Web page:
My Graduation Speech

In light of impending finals and tomorrow's graduation ceremony, I'll take this moment to quickly address my college years: I loved every minute, every challenge, every chance for failure here at this institution, and I know that success would not have come had I not picked myself up after hitting rock bottom time after time. There is no stopping someone that can survive Cal.

I wrote the following as a speech addressed to my peers at graduation, but it was considered too traditional and subsequently nixed from the event. I certainly hope you are not offended by its appearance here, as its author might be of the traditional variety:

Good afternoon! I would like to take a quick moment to dedicate this speech to those who have had a lasting impact on my life: to Mom, to Dad, my sisters, Tata, the rest of my friends and family,

And to you. To all of you, sitting here before me, behind me, above me. All of you.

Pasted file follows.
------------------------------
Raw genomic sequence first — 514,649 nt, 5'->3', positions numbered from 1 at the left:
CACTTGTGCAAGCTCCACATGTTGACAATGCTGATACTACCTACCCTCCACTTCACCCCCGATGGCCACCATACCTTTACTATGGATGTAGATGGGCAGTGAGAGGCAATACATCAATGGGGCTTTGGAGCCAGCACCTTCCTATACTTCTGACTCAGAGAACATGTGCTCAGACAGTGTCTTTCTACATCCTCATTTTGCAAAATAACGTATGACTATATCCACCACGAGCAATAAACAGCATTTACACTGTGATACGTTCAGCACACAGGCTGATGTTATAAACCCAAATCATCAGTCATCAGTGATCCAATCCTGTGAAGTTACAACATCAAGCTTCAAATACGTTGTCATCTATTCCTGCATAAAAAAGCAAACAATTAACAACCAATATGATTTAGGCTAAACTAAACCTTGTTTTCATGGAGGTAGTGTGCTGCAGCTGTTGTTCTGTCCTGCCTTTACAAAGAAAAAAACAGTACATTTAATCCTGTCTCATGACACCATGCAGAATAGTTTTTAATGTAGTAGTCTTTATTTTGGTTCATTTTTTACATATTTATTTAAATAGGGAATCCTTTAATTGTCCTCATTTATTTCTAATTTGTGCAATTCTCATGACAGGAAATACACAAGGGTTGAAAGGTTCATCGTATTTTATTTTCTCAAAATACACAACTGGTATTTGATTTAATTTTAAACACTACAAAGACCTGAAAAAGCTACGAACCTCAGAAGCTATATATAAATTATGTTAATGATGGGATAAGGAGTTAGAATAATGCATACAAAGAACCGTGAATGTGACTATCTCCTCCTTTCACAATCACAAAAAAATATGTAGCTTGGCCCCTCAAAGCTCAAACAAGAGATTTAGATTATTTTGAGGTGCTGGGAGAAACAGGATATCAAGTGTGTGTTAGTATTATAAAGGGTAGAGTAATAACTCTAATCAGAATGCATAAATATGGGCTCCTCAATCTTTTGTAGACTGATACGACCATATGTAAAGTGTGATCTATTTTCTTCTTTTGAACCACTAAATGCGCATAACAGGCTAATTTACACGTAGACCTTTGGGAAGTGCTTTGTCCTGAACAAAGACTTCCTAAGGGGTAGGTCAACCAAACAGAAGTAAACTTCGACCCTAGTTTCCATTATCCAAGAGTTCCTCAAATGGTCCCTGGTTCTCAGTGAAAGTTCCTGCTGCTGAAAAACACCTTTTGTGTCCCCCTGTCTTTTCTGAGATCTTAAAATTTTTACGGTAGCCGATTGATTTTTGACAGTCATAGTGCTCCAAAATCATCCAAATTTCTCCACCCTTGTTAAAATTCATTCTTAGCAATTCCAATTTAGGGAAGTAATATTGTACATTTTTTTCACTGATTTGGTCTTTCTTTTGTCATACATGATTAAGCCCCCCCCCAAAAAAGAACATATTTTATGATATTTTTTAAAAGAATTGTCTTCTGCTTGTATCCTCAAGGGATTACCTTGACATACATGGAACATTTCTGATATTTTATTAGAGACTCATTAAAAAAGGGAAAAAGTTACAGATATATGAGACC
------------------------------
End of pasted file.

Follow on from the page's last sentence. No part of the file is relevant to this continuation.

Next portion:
Seniors, this is our graduation. As some will say, this is the end of our time together; this is where our lives begin. On the verge of this new frontier, let us stop and ask ourselves, is this really the end?

Let us ask ourselves, why are we all here today?

It’s not just because we earned enough units to declare candidacy. It’s not just because we want to shake the Dean’s hand, although he is a great guy and all.

Seniors, we are here because we have grown—spiritually, emotionally, physically, mentally, entirely. We are all, in nearly every aspect, different from our freshman counterparts a few years ago, and we have everyone here to thank.